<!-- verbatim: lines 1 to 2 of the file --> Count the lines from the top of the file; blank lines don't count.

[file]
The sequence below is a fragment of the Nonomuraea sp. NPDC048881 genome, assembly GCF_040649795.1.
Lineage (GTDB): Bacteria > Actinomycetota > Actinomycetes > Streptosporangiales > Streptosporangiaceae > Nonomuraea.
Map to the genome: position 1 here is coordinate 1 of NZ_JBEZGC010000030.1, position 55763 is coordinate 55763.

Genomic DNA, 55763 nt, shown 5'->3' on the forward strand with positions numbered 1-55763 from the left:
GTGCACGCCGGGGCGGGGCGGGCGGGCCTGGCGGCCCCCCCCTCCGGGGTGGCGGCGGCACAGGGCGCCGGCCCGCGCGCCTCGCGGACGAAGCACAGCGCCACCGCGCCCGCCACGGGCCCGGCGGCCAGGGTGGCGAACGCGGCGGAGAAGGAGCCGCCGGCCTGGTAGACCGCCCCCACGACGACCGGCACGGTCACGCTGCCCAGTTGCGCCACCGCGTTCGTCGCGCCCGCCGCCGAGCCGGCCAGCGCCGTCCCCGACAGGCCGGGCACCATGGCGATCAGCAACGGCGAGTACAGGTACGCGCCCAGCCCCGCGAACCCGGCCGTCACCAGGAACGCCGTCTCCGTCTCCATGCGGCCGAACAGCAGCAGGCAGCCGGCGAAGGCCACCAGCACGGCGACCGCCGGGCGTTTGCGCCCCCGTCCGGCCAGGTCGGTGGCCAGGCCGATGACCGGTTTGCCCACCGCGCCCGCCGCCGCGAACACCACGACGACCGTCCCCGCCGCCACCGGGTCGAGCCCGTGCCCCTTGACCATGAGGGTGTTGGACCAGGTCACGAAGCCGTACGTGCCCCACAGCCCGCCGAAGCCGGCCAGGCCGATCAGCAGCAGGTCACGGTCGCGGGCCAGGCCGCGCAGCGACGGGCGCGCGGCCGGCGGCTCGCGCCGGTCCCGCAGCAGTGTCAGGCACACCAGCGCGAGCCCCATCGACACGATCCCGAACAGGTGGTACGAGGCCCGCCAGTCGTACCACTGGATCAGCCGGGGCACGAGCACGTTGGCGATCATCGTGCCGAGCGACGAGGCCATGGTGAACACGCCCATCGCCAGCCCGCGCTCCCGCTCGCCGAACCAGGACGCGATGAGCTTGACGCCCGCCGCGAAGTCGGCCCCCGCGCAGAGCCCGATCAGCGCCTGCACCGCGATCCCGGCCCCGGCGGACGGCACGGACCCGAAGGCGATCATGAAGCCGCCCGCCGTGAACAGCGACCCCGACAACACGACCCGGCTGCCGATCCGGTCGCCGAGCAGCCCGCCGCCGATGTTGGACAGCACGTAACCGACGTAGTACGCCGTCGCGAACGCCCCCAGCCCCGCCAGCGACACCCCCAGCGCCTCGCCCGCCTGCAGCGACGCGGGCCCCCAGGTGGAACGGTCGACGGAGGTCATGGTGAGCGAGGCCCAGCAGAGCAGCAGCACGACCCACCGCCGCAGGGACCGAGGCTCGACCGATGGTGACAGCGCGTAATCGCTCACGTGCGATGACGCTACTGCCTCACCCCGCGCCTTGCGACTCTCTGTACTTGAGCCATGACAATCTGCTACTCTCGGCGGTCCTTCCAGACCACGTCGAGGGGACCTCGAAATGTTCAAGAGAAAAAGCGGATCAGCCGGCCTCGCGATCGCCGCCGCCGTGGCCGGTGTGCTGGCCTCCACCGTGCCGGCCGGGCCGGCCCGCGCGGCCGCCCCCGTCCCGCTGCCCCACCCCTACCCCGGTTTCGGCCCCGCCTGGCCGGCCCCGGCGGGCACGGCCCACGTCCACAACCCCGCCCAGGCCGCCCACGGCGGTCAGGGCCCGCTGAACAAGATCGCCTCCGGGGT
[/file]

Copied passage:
The sequence below is a fragment of the Nonomuraea sp. NPDC048881 genome, assembly GCF_040649795.1.
Lineage (GTDB): Bacteria > Actinomycetota > Actinomycetes > Streptosporangiales > Streptosporangiaceae > Nonomuraea.